Friday, December 12, 2014

The Art of Non-Choosing (by Megan Butler)

Guest Post

Megan Butler is hands down one of the smartest and most diligent people I know. She can take a lot of credit for me getting through my degree in the allotted years by patiently explaining some of the more difficult concepts which I was struggling with. I was not alone, and many in my class probably feel there should be two names on their certificates. It is therefore not surprising that she went on to become a lecturer at the University of the Witwatersrand where she taught Actuarial Science. In 2012, she joined Alexander Forbes (while continuing teaching) where her work has included research, defined benefit and defined contribution retirement fund work and Road Accident Fund claims. She is a regular publisher in academic journals and, and eloquent communicator, has spoken on TV. Radio, local and international conferences on retirement matters. Basically Megan rocks and she is a great friend.


The Art of Non-Choosing
by Megan Butler

Humans are wired to find choice exciting. We are also bad at it. In Sheena Iyengar's classic jam experiment, described in her book 'The Art of Choosing', a promotional table loaded with jams generated considerably more interest than a table displaying just 5 jams. However, the increased variety generated far fewer sales. Some choice is good but too much is is, well, too much for our brains to hand.

Let's take that to the extreme and consider the case of no choice. We are programmed to baulk at the concept. However, there is some evidence that we may be happier if some choices were taken out of our hands. An (admittedly) small study of marriages in India showed that arranged marriages started off less happy than love matches but within a few years the tables had turned. Think of your own life for a moment and find a situation where life has presented you with a set of circumstances that you would never have chosen for yourself and you had no choice but to face: the bolt-from-the-blue breakup, the serious injury, the lump that made your blood run cold. Chances are that, once enough time has passed, you realise the choices that you made in the face of the circumstance you didn't choose were some of the best damn choices you ever made.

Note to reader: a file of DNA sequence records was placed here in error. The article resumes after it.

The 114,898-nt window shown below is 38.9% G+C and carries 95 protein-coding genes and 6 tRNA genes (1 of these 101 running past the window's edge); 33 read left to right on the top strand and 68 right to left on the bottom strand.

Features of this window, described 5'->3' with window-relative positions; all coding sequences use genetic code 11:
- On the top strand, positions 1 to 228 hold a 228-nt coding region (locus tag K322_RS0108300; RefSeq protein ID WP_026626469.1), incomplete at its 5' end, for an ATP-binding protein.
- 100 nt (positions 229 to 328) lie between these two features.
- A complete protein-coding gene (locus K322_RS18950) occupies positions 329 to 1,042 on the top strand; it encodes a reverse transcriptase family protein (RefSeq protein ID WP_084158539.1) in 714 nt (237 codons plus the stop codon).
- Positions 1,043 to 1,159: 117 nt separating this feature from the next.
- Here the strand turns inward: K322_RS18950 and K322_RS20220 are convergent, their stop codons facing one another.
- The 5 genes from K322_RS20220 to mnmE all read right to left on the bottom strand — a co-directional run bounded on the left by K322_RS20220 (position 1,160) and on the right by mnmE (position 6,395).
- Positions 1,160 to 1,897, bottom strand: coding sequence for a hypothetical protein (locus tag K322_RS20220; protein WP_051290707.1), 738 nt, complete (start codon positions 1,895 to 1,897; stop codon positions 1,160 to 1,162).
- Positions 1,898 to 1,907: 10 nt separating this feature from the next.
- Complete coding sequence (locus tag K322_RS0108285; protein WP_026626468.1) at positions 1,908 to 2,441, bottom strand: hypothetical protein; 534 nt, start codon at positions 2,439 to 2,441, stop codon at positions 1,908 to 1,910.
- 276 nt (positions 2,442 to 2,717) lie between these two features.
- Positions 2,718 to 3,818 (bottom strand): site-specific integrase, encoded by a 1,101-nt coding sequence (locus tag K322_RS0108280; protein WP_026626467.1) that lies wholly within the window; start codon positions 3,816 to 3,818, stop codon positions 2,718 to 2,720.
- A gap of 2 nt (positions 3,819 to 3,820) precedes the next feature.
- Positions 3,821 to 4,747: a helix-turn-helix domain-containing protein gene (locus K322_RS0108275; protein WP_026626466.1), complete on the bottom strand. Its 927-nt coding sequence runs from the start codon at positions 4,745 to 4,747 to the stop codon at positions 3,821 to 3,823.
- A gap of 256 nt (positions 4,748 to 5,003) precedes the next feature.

This applies not only to life lessons but formal education as well. In 18 months, my Russian hasn't progressed past pleasantries while I have an uncle and aunt who learnt Swedish in 6 weeks. They may be better linguists than I am but I suspect the fact that they were immigrating to Sweden and I have no real need to speak Russian may have a lot to do with it. I have a choice and they didn't.

I teach actuarial science at a university. It's a tough course at the best of times and a number of our students have poor English skills. But something that I've realised is that sometimes the students with the weakest English are the strongest thinkers in my post-graduate classes. Why? They filter and refine their thoughts more so they can write less because every phrase they write takes a good deal of effort. They write down less and get more marks. Face with the non-choice of having to study in a language that they struggle with, they choose a coping mechanism that works.

It's somewhat ironic that in the moments of non-choice, when your back is up against the wall, that you are free to make some truly monumental choices. There is a reason we say that necessity is the mother of invention. This wasn't lost on Iyengar either. You see, the woman considered to be the expert on choice and whose studies on choice famously include one centred on the colour of nail polish, was born blind.

May all your non-choices, frightening as they are, help you and those around you develop the art of non-choosing.


In writing a blog about several topics in which I admit to being a complete beginner, I am going to have to rely heavily on the people I am writing for who cumulatively know most of what I am likely to learn already. I would love it if some of you found the time to write a guest post on the subject of happiness or learning. The framework I use for thinking about these things is what I call the '5 + 2 points' which includes proper (1) exercise, (2) breathing, (3) diet, (4) relaxation, (5) positive thinking & meditation, (+1) relationships, (+2) flow. Naturally if you would like to write about something that you think I have missed, I would love to include that too. If you are up to doing something more practical, it would be awesome if you did a 100 hour project and I am happy to do the writing based on our chats if that is how you roll. Email me at 

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